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Lingua Ignota Awakens a Sleeping Giant in New Song “Butcher of the World”

lingua ignota butcher

Sheer curtains are drawn, painting the room with a blueish gray light that allows you to see only the outline of your outstretched hand. It’s hard to recognize the appendage that vaguely flickers like a screen picking up static. The only recognizable sensation is the wood below your back, tingling from the vibrato ringing from an invisible loudspeaker. Such is the setting conjured in “Disease of Men,” the opening track on Lingua Ignota‘s 2017 debut Let the Devil of His Own Lips Cover Him. This five-part tour-de-force shatters like an arrow bursting through chiffon, narrowly skimming the heart — little did we know that this installment was only the beginning.

No matter the caution with which you proceed, “Butcher of the World” — a sneak peek posted Monday of Lingua Ignota’s highly-anticipated second album Caligula — is that fateful squeak of a floorboard that awakens the sleeping giant.

There is perhaps no other way than to speak of the classically trained vocalist and experimental instrumentalist, Kristin Hayter, than through extended metaphors. Pinpointing the source of sounds proves to be more difficult than catching lightning. A medley of distant opera, organ, and unearthly frequencies can be heard floating from a distant church room, but as each pew is searched and every doorway, scrutinized, ground zero remains unfound. In a time in which the concept of genre is becoming increasingly obsolete, Hayter has certainly come bursting through the seams of melancholic movements right on cue.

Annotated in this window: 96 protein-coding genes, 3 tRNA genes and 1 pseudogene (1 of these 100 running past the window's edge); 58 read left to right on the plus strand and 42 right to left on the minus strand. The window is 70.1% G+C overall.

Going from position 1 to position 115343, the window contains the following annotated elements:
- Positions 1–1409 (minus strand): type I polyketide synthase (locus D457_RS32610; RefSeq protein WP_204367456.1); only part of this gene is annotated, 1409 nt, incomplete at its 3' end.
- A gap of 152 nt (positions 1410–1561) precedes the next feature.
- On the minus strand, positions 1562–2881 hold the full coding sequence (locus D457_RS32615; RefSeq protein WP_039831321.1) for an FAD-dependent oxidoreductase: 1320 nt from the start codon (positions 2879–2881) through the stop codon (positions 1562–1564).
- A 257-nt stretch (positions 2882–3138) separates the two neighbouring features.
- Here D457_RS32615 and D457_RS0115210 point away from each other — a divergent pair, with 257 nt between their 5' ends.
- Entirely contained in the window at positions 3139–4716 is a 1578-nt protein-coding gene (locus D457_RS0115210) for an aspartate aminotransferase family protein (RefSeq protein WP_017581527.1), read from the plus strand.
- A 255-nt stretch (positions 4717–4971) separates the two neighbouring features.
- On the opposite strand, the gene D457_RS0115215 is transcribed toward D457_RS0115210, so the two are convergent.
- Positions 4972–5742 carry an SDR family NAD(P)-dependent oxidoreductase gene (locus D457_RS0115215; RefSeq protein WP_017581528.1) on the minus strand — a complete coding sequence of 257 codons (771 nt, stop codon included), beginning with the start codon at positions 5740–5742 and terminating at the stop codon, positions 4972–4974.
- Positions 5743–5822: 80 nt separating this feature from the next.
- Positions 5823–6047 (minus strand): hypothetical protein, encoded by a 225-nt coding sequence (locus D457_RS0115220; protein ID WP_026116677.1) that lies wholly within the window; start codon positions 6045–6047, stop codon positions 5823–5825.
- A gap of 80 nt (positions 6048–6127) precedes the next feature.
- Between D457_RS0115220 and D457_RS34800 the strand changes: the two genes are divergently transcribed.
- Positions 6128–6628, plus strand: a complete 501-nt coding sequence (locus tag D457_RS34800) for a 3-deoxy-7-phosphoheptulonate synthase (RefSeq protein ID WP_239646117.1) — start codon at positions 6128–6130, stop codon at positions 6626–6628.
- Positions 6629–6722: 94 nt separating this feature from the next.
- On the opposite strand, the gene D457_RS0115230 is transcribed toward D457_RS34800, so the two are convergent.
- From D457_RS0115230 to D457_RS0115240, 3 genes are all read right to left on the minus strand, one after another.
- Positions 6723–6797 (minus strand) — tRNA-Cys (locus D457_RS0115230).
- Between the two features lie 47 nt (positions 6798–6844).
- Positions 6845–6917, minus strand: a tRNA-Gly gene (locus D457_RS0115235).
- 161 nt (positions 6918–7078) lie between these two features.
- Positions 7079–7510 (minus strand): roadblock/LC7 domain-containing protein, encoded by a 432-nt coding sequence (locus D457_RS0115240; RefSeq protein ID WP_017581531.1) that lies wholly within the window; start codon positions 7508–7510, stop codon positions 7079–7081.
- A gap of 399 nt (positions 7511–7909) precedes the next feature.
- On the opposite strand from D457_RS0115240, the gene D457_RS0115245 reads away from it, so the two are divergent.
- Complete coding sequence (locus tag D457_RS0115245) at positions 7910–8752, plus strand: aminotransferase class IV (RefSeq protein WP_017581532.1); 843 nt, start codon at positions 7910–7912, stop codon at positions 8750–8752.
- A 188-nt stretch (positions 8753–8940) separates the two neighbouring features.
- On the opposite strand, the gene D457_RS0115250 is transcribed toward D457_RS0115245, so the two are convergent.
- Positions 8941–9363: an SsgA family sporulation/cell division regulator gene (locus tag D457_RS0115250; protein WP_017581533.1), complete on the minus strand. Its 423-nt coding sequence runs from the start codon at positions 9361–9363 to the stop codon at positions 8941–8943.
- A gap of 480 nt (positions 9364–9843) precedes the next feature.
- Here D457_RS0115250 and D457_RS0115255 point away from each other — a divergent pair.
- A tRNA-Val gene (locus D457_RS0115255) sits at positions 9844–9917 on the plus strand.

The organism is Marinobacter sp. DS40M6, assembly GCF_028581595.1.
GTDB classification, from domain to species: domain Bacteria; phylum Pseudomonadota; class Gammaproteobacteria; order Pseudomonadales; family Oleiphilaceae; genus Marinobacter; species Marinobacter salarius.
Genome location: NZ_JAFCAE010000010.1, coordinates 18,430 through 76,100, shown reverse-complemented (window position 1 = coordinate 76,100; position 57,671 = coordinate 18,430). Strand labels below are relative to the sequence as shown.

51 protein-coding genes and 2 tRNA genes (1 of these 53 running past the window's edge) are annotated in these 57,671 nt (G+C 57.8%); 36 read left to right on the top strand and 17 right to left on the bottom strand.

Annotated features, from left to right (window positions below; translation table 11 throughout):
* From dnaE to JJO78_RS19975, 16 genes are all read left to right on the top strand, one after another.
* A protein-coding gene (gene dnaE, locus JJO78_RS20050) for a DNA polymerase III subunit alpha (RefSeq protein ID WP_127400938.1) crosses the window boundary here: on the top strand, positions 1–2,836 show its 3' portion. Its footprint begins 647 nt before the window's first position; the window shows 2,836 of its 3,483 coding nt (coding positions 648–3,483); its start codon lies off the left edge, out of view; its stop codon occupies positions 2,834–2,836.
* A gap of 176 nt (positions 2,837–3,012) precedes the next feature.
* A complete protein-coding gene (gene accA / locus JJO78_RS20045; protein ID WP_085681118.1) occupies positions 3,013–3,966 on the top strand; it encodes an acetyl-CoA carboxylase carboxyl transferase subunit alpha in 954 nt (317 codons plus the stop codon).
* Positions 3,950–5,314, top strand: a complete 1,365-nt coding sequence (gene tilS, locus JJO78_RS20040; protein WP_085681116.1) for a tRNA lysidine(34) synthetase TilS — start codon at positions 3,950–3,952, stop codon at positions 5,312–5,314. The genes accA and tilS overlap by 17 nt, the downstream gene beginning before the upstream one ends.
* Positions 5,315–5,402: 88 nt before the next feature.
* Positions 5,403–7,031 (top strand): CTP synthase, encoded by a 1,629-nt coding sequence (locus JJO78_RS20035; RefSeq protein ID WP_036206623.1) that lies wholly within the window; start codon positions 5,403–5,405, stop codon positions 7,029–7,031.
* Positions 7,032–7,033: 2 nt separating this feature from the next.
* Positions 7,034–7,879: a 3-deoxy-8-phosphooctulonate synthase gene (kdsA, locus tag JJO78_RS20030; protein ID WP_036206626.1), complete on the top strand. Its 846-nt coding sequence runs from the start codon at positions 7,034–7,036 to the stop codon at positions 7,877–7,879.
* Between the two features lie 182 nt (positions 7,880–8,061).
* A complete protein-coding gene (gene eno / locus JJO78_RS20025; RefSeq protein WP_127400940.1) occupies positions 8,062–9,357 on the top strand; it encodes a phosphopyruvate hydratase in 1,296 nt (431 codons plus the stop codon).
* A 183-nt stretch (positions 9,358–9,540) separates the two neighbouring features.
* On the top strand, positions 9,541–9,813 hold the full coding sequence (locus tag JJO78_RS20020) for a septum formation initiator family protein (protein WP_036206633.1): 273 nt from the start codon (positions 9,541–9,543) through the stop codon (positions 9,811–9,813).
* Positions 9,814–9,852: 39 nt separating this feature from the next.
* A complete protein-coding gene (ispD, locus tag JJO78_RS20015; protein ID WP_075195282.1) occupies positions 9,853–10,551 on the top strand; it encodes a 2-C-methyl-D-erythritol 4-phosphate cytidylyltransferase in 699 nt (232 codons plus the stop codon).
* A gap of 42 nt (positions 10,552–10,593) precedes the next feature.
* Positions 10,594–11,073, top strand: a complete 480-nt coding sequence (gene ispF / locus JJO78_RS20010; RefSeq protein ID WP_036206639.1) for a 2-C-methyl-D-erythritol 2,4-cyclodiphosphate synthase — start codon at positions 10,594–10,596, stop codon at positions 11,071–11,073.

Hayter’s timely ingenuity is not limited to songwriting, however. Her thematic point of view is one that has rarely breached the mainstream conversation in arenas of heavy music (until now). While the archetype of demons overpowering all that is good and holy is a recurring visual and musical aesthetic, it has seldom been refracted through the searing vocals of a domestic abuse survivor. A thirst for vengeance is ultimately irrigated through the false prophets Sorrow and Alienation. In turn, tortured screams become spliced with the choir of one: an angel, freefalling. Alas, the cult of fear and flames delivered through decades of scorched depictions has been turned on its head.

The footsteps of impending doom welcome you at the gates of Hayter’s first full-length, 2018’s All Bitches Must Die. In this saga, boiling pitch starts bubbling up from every crevice of the walls, draining the last bit of blue-tinged light. The ambitious title track sits patiently in the album’s midsection – a weary soul caught in the sharp grips of its bookends.

As the newest chapter in Lingua Ignota’s journey remains to be revealed, “Butcher of the World” offers a promising glimpse. The most grandiose statement from Hayter to date, a rogue slaying of a not-so-gentle-giant is undertaken with the majesty one would expect of a royal ritual. While happy endings only tend to occur within the sanctity of fairy tales, justice is served as raw piano and violin ring in the demise of another day.

Where will our heroine end up once the last page brushes between fingertips? Only time will tell.

Caligula releases on July 19th via Profound Lore, and meanwhile you can also hear her voice on the new Full of Hell record. Follow Lingua Ignota on Facebook.

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